Livestock in the living room

Every year during lambing, I end up with orphan lambs (although husband Jim claims I am just as likely to steal a lamb as to wait for one to get lost). I love having bum lambs – they are lots of work, but it’s all good. If they are ewe lambs, I keep them and put them in the herd when they are old enough. I swear I have one of the calmest, gentlest herds on the planet. A few ewes still in the bunch are bums from 10 years ago.

We had a big snowstorm hit at 4 p.m. yesterday, just before the bums were due to be fed, so I grabbed them out of the kennel and threw them in the house while I made bottles. Of course, the dogs had to come along as well. So this is what my work area/office looks like.

Rant, the yearling Aziat stud dog, has gone nuts over these lambs. If I make him get out of the kennel while the lambs are inside, he frantically tries to dig his way back in, crying the entire time. Fantastic natural guardian behavior.

Can you tell these are happy dogs? One of the lambs just loves Rant, and follows him around constantly. Rant hates to cuddle, but did tolerate this little one sleeping by his side:

After everyone had full bellies, it was nap time:


  1. Cat,

    Is your aziat an import or U.S bred? I am just curious because it looks like his ears are cropped in the traditional way for dogs of his variety.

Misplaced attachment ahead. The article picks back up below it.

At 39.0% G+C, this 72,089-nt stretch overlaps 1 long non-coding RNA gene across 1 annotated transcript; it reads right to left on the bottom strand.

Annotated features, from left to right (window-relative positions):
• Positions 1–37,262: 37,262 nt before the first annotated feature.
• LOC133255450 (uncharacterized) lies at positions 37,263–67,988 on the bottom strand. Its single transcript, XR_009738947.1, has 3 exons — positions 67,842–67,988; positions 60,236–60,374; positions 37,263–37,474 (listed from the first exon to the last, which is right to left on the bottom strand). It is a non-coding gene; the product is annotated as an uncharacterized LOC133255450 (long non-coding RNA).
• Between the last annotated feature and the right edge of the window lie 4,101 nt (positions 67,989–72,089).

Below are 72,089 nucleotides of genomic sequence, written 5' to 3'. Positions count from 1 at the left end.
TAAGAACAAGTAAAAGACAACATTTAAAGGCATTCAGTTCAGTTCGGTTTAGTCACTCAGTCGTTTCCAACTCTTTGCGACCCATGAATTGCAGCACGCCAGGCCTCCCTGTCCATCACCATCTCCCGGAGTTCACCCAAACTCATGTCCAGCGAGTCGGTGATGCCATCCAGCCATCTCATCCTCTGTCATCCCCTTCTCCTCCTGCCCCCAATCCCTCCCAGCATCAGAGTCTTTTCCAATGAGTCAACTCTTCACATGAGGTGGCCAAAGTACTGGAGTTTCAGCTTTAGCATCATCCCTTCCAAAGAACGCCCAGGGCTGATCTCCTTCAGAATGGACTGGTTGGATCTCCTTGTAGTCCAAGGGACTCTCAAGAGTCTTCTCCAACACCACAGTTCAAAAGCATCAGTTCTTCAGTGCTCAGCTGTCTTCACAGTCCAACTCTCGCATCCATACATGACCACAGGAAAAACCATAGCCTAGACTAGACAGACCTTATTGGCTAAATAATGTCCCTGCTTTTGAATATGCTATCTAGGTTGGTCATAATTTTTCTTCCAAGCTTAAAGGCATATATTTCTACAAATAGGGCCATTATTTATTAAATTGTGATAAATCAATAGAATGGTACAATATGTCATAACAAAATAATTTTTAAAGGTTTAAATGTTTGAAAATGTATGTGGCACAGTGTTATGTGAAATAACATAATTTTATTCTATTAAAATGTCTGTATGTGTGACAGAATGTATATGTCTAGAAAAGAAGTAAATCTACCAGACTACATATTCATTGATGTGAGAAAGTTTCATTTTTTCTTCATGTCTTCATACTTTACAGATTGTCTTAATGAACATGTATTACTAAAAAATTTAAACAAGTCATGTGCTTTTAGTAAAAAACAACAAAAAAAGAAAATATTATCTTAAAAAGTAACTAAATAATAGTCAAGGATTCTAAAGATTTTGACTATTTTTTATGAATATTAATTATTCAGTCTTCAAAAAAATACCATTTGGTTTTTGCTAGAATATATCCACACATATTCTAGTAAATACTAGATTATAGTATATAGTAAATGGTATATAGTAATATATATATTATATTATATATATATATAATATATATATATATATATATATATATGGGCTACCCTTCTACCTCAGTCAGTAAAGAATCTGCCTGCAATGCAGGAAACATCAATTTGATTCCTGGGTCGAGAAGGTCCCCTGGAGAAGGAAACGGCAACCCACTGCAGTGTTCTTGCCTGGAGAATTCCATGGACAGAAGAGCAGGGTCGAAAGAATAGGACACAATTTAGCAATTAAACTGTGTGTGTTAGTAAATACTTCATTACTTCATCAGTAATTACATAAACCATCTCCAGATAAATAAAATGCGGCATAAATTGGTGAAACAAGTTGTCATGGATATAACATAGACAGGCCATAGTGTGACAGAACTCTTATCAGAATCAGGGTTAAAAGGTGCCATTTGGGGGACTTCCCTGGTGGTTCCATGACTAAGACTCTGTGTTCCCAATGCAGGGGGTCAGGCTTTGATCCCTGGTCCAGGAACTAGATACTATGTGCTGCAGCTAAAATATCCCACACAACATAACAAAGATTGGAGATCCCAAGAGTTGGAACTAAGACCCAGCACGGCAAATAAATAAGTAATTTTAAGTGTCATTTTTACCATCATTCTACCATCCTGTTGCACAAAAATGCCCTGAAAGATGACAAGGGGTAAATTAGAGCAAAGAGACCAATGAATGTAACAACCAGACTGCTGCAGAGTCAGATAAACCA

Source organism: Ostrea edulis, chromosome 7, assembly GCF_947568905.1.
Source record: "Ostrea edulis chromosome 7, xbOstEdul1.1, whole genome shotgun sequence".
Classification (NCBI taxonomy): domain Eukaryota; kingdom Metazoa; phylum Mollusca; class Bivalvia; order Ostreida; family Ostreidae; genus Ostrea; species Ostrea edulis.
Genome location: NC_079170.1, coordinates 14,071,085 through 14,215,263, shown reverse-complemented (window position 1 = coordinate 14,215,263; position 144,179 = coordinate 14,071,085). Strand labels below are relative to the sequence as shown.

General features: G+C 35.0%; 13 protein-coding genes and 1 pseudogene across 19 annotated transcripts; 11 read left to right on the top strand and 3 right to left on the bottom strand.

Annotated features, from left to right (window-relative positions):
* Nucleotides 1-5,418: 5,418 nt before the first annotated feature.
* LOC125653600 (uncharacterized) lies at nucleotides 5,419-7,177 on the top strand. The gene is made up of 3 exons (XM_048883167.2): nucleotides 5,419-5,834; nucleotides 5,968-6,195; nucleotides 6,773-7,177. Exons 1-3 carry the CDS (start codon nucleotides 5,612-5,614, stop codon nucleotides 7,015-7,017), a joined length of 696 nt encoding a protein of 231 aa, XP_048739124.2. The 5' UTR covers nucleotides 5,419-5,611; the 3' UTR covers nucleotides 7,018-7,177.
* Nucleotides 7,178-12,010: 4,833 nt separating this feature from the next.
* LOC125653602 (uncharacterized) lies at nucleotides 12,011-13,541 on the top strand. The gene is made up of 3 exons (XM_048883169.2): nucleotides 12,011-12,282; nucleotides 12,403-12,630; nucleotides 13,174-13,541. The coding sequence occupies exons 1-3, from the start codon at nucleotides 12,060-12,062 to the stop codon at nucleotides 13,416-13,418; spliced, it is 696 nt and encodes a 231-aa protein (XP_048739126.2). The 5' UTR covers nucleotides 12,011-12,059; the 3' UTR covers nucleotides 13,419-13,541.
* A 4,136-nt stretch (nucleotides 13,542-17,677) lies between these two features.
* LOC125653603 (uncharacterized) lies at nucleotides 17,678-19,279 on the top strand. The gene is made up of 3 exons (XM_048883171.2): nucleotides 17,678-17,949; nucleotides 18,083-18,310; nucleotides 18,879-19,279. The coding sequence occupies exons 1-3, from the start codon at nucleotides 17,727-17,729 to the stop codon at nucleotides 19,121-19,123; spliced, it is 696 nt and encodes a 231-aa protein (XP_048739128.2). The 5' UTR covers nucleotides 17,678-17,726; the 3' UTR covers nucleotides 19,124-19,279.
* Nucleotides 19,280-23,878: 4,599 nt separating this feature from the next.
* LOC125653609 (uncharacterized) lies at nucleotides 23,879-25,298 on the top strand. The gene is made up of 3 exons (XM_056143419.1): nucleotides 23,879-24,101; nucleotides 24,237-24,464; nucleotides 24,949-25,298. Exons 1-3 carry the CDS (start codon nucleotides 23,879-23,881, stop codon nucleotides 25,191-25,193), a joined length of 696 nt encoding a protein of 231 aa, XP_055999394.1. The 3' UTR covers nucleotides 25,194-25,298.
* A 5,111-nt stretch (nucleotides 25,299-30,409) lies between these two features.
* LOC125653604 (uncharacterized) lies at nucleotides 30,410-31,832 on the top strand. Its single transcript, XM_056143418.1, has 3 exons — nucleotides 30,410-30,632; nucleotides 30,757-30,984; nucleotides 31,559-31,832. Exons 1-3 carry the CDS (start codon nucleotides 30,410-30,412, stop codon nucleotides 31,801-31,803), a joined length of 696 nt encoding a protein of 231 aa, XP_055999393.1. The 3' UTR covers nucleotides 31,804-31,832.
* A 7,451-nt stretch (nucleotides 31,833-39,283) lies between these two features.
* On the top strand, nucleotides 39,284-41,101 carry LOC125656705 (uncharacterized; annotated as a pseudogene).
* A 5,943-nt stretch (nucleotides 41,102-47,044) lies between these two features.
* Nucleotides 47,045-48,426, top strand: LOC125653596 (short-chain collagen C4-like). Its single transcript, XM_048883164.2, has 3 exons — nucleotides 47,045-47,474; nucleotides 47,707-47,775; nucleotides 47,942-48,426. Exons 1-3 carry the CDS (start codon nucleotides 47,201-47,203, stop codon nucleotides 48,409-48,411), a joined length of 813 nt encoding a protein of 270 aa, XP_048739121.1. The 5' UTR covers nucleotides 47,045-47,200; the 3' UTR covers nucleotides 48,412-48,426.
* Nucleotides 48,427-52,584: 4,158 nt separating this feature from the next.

2. Zac:
    I purchased him from a Russian breeder, but his mother gave birth to him here in the states. His ears and tail are cropped. Myself and another sheep producer here in western Wyoming received four pups from the same litter (two males, two females). They are all with sheep.

  3. Cat,

    I probably should have asked this the first time but what region do you aziats come from or what “type” do you favor? Ovtcharka’s range fairly dramatically in appearance, do the various types very in temperament as well?


  4. If they are ewe lambs, I keep them and put them in the herd when they are old enough.

    What happens to the males?

    Those pictures are just amazing.


  5. Your dogs are so clean! Suspect since they are house dogs also?

    Guarding dogs I see are just a fright (usually). Fascinating, still. Pretty much ghosts. I love how they observe my hounds (safely separate, fenced pasture) as they pass thru with their sheep.

  6. First, Zac, I don’t know enough about Aziats to know the differences since these four are our firsts. Either they work with sheep, or they don’t get to stay in the breeding population. These pups are about six generations away from active sheep duty, but the female lineage came from Turkmenia to Russia, and the male side was from a herder in Tadjikistan. There are big differences in the personalities of the four, but all four love their sheep and are good guardians.
    Peter, I probably should have put this in the post. The male lambs are sold in the fall. They eventually become American lamb sold in grocery stores.
    Margory, these two dogs are spoiled, so they have to stay clean. I chase them with Febreeze and Adam’s flea spray. If the dogs get too matted, we shear them like we do with the sheep. We get fleas a lot, and are good at trimming the dogs up. I must say though, with the amount of snow, and living next to a river, our guard dogs stay pretty clean.
    (Unlike my living room carpet, I might add.)
    Rena, the all-white Akbash, is an ambassador dog that I try hard to keep clean, since she visits schools and libraries. Rant is shedding like mad, which makes him really look clean as well.

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